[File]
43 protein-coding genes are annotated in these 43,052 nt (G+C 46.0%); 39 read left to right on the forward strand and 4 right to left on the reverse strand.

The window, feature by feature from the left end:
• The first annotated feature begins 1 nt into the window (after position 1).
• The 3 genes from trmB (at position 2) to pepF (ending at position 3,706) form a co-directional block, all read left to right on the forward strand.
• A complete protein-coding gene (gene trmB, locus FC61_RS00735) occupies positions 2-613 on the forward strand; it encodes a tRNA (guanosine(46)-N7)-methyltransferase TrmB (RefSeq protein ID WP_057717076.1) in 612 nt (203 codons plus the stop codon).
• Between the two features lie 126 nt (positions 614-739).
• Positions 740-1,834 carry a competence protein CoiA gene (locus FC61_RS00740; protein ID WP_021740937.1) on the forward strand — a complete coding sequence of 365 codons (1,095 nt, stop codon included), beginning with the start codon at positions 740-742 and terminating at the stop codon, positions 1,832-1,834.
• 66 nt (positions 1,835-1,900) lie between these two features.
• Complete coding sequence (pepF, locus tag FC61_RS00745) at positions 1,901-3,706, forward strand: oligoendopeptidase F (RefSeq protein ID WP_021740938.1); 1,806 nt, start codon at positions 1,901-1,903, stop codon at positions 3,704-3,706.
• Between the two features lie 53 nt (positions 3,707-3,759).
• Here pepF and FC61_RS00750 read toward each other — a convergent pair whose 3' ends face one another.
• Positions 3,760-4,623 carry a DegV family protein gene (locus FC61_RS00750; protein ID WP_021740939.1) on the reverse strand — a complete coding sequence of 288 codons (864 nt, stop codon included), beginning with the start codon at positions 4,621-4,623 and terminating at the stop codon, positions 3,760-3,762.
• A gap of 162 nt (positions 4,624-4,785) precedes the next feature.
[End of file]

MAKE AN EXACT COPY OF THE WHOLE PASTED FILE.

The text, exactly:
43 protein-coding genes are annotated in these 43,052 nt (G+C 46.0%); 39 read left to right on the forward strand and 4 right to left on the reverse strand.

The window, feature by feature from the left end:
• The first annotated feature begins 1 nt into the window (after position 1).
• The 3 genes from trmB (at position 2) to pepF (ending at position 3,706) form a co-directional block, all read left to right on the forward strand.
• A complete protein-coding gene (gene trmB, locus FC61_RS00735) occupies positions 2-613 on the forward strand; it encodes a tRNA (guanosine(46)-N7)-methyltransferase TrmB (RefSeq protein ID WP_057717076.1) in 612 nt (203 codons plus the stop codon).
• Between the two features lie 126 nt (positions 614-739).
• Positions 740-1,834 carry a competence protein CoiA gene (locus FC61_RS00740; protein ID WP_021740937.1) on the forward strand — a complete coding sequence of 365 codons (1,095 nt, stop codon included), beginning with the start codon at positions 740-742 and terminating at the stop codon, positions 1,832-1,834.
• 66 nt (positions 1,835-1,900) lie between these two features.
• Complete coding sequence (pepF, locus tag FC61_RS00745) at positions 1,901-3,706, forward strand: oligoendopeptidase F (RefSeq protein ID WP_021740938.1); 1,806 nt, start codon at positions 1,901-1,903, stop codon at positions 3,704-3,706.
• Between the two features lie 53 nt (positions 3,707-3,759).
• Here pepF and FC61_RS00750 read toward each other — a convergent pair whose 3' ends face one another.
• Positions 3,760-4,623 carry a DegV family protein gene (locus FC61_RS00750; protein ID WP_021740939.1) on the reverse strand — a complete coding sequence of 288 codons (864 nt, stop codon included), beginning with the start codon at positions 4,621-4,623 and terminating at the stop codon, positions 3,760-3,762.
• A gap of 162 nt (positions 4,624-4,785) precedes the next feature.